Cost Benefit Analysis (CBA) of government bill estimates only 88 Australian seafarer jobs will remain under the Department’s preferred option for policy change (table below). This represents a loss of 1,089 Australian seafarer jobs, or 93 per cent of the current workforce.

A submission to the inquiry into Shipping Legislation Amendment Bill 2015 by The Australia Institute commissioned by the Maritime Union of Australia (MUA) assesses the Regulatory Impact Statement and a related Cost Benefit Analysis of the Bill.

The submission found technical shortcomings within the Cost-Benefit-Analysis:

     •    It fails to appropriately set the scope of the assessment – in other words, whose costs and benefits count. It appears to include millions  in benefits to foreign-owned companies, with little consideration of Australian workers.

    •    It adopts an unorthodox approach to the value of labour, without adequate justification, or quantification of losses to seafarers. While the methodology is unclear, there appears to be an unstated $74 million present value loss to Australian seafarers in the CBA.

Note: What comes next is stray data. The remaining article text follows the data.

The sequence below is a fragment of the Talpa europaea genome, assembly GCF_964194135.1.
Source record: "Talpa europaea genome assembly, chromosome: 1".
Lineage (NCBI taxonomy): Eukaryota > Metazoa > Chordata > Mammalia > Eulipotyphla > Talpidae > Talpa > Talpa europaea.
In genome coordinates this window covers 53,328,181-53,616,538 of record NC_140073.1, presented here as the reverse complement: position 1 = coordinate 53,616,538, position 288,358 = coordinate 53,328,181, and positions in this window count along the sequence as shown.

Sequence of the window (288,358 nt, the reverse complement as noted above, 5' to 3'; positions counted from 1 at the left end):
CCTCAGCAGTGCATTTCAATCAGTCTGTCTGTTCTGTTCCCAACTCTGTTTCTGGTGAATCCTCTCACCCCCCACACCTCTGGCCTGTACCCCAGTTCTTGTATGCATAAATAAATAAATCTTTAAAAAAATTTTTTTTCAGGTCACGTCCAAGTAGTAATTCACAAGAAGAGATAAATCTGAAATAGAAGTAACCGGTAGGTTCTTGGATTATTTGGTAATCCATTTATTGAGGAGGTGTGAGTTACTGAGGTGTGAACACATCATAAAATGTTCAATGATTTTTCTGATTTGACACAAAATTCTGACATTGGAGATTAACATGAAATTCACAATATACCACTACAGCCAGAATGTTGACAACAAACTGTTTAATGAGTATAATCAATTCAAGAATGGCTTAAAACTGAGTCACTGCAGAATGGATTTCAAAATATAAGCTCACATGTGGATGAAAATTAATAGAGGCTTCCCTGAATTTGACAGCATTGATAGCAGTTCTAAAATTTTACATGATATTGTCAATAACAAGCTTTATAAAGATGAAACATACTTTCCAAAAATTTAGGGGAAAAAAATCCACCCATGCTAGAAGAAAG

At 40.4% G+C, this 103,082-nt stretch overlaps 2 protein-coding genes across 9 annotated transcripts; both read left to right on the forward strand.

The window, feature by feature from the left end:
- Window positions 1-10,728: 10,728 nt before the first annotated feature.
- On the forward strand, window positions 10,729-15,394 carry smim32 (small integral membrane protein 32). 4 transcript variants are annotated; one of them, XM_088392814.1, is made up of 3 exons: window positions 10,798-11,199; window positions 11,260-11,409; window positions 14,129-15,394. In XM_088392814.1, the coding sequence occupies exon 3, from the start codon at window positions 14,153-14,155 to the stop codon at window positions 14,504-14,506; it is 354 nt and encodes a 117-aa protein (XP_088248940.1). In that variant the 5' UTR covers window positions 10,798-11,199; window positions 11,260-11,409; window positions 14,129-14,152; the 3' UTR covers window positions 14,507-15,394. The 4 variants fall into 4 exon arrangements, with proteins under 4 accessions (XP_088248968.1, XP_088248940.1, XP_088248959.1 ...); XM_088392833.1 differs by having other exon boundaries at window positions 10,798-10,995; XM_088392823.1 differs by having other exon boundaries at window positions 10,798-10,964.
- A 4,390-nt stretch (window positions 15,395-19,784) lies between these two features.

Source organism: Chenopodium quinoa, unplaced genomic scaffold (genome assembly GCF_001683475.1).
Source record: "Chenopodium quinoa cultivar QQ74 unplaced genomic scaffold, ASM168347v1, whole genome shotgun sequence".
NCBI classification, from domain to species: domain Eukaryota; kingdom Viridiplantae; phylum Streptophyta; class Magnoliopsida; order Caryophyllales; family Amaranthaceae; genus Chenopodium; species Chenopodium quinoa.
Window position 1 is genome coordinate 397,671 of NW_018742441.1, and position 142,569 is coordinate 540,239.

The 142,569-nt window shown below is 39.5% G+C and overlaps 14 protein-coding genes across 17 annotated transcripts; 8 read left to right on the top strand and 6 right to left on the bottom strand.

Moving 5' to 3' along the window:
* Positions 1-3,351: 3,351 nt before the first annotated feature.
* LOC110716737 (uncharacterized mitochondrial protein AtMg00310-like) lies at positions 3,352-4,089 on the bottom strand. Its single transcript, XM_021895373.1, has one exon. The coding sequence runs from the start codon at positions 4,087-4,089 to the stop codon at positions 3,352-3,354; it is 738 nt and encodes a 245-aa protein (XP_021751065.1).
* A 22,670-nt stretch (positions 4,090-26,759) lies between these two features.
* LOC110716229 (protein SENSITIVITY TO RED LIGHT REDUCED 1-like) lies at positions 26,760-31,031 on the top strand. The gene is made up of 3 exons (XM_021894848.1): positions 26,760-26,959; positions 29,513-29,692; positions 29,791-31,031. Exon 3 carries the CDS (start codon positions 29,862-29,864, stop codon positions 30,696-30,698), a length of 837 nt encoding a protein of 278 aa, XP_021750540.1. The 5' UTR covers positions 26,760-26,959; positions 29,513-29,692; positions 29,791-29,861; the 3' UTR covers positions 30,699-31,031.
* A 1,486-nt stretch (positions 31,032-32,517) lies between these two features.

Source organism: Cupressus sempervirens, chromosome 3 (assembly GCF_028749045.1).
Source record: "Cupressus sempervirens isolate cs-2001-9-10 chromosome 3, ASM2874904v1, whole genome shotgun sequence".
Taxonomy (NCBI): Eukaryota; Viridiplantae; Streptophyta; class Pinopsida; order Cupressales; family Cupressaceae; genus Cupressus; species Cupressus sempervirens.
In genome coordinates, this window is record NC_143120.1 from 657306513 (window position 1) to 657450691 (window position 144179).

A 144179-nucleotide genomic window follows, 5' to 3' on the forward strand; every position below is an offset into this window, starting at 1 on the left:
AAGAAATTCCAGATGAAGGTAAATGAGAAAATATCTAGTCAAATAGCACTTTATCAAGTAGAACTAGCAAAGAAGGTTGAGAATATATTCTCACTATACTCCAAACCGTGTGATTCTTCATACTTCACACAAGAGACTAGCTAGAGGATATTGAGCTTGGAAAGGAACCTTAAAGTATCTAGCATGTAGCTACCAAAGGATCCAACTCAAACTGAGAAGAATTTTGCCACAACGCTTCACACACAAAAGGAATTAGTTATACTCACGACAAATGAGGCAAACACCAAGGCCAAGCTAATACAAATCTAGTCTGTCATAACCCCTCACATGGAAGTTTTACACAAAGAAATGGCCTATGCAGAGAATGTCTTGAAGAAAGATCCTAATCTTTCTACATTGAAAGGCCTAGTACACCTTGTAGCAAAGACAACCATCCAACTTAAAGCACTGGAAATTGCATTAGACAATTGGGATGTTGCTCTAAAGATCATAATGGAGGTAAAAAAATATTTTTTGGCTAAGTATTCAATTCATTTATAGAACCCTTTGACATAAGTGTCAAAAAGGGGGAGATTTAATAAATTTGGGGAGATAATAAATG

•    It is based on very high exchange rates of AUD0.90 and 1.00 to the US dollar. This overstates the benefits of the reform to users of shipping by up to 35 per cent.

“The proposed Shipping Legislation Amendment Bill 2015 is likely to reduce employment for relatively little economic benefit,” Director of Research at The Australia Institute, Rod Campbell said.

What little benefit that is generated will accrue largely to foreign owned shipping and bulk freight using companies.

“Our submission identified major issues, including a narrow-scoped cost-benefit analysis, inaccurate Australian Dollar value and unorthodox approach to the value of labour.”

“The economic reality of Australia’s coastal shipping industry is that it must compete with both heavily subsidised land freight options and international shipping that can use foreign labour while in Australian waters. The free-market ideology behind this bill simply ignores that reality.

“If an Australian coastal shipping industry is to survive, it needs policy support as is found in many other countries,” Campbell said.

Table 1: Australian and mixed crewed ships in major coastal shipping trades under base case and preferred option


Source: Predictive Analytics Group 2015 Cost Benefit Analysis of Regulatory Coastal Shipping Options, Tables 5.5 to 5.15

Note: Mixed crewed means 2 Australian crew and 15-16 foreign crew on each ship i.e. each mixed crew ship is around 78% foreign crewed

Source: The Australia Institute